King Alfred, born in Wantage Oxford in 849, was King of Wessex from 871 to 899.
He was the only English King to be given status of ‘The Great’
In May 878 AD Alfred rode to ‘Egbert’s Stone’ east of Selwood, where he was met by "all the people of Somerset and of Wiltshire and of that part of Hampshire which is on this side of the sea and they rejoiced to see him" (Anglo – Saxon Chronicle)
And together they defeated an invading Danish army who occupied most of the Anglo-Saxon kingdom of Wessex.
Legend has it, that it was during this period King Alfred was given shelter by a peasant woman on the Somerset Levels and Moors.
Unaware of his identity she left him to watch some cakes she had left cooking on the fire.
Preoccupied with the problems of his kingdom, Alfred accidentally let the cakes burn and when she returned Alfred was taken to task by the woman.
When realising the king's identity, the woman apologised profusely, but Alfred insisted that he was the one who needed to apologise.
It was around this location in Somerset that a gold Amulet was found.
The Amulet was inscribed with the Saxon words ‘Alfred had me made’ and was a jewel which is thought to be the head of a pointer used to assist reading.
Or could the jewel have been on top of a cooking utensil and commissioned by Alfred as an apology gift for burning the cakes? - who knows!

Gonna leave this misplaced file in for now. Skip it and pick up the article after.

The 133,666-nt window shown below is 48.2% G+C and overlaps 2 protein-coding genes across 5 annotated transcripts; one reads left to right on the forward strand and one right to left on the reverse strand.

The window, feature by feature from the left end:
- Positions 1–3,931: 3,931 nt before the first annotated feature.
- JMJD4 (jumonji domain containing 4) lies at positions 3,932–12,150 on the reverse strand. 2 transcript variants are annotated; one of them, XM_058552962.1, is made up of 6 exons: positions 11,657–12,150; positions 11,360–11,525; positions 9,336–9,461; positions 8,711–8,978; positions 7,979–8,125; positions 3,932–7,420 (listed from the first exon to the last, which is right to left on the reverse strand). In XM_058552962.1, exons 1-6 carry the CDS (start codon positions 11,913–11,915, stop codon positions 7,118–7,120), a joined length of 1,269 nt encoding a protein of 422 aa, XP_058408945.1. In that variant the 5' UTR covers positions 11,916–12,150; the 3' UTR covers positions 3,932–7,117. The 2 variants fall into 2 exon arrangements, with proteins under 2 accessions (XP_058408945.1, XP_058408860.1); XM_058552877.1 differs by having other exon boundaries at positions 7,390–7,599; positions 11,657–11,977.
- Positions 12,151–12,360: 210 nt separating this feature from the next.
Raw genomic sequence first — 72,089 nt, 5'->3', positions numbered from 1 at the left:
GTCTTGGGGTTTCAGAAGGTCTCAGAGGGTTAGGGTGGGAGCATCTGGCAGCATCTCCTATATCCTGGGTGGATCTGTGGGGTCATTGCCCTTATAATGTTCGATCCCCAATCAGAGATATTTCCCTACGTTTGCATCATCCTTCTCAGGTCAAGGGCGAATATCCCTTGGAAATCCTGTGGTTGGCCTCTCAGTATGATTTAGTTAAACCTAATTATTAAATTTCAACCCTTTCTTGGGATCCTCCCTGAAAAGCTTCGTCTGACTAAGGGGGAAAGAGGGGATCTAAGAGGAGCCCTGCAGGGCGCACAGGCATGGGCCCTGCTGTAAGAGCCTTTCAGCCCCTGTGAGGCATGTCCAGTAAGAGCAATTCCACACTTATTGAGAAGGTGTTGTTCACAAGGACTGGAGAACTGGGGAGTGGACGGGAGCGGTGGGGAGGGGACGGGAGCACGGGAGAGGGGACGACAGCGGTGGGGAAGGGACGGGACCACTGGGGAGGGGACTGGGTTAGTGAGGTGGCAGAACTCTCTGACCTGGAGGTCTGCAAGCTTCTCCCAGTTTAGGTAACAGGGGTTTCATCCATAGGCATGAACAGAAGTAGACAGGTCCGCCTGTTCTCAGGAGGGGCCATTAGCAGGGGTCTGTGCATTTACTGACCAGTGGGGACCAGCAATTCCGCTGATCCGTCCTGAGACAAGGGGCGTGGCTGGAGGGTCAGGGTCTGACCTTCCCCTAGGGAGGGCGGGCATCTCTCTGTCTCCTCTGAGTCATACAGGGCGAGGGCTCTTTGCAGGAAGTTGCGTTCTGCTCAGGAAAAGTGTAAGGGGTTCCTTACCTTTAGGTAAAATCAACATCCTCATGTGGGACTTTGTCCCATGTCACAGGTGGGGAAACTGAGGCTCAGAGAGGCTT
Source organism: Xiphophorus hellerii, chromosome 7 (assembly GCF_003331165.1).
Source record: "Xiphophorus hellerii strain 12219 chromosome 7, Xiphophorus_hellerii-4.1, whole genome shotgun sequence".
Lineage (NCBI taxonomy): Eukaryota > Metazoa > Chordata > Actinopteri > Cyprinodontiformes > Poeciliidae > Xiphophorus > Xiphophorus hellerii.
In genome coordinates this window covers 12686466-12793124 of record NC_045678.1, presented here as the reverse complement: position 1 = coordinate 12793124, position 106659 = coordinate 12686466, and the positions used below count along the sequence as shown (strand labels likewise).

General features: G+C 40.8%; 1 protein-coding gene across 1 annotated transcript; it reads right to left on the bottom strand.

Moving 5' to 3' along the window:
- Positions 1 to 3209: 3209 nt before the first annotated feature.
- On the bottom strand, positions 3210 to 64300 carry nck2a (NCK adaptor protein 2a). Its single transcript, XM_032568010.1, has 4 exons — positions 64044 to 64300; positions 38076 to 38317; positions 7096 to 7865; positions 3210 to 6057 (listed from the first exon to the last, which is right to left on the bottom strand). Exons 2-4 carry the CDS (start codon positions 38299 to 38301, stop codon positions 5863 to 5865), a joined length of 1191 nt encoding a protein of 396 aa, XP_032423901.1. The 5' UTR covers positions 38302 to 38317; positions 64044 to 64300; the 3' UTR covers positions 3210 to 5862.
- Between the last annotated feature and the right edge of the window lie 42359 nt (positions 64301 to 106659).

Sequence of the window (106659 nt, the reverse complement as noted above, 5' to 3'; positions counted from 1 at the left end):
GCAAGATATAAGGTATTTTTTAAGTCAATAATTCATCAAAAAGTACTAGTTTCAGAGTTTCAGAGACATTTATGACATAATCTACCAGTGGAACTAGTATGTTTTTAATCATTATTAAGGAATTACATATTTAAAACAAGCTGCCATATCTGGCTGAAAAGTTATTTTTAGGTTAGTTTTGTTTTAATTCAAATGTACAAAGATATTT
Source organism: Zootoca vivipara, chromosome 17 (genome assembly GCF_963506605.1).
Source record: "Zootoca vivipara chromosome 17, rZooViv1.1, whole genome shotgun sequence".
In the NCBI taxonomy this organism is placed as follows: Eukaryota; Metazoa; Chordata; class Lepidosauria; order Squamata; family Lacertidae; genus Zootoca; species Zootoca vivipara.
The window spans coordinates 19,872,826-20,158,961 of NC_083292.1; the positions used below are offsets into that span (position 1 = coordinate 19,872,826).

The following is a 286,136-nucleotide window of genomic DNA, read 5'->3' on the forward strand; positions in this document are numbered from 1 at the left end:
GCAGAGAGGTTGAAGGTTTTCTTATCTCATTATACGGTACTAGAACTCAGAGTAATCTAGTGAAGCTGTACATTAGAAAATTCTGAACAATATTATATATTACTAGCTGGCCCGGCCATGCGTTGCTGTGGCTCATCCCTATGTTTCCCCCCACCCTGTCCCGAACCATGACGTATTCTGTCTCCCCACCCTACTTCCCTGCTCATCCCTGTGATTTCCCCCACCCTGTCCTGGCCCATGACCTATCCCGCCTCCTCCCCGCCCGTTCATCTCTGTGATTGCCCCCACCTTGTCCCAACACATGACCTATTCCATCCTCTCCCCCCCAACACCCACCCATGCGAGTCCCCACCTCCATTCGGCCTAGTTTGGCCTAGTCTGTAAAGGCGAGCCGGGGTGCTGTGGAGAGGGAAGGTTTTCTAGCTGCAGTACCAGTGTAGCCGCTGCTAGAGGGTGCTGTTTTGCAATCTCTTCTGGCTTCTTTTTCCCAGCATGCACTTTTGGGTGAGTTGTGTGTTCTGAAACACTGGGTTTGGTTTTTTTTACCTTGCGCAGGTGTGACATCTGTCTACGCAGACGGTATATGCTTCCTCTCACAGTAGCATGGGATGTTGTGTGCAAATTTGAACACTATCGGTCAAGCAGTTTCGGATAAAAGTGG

To give thanks for his victory, King Alfred founded a monastery at Athelney (Athelney Abbey) that flourished in the medieval period.
The name ‘Athelney’ means ‘island of the princes’.
However in 1539 during the reign of Henry VIII and the dissolution of the monasteries in England, the Abby was reduced to rubble and given a value of £80!
Alfred was a learned man, who actively encouraged Education.
One of the most important documents to come down from the Middle Ages was the Anglo Saxon Chronicles and these were compiled on his instruction.
During his reign he improved the Legal system and Military structure.
Alfred promoted education throughout his kingdom and also built a series of forts to protect against Viking raiders.
The forts in Somerset were at Watchet, Lyng, Axbridge and Langport to protect against Viking attacks from the sea and up the rivers.
‘All the Somerset people’ can be proud of their ancestral involvement in defeating the Danish Vikings with ‘The Great’ king at their lead!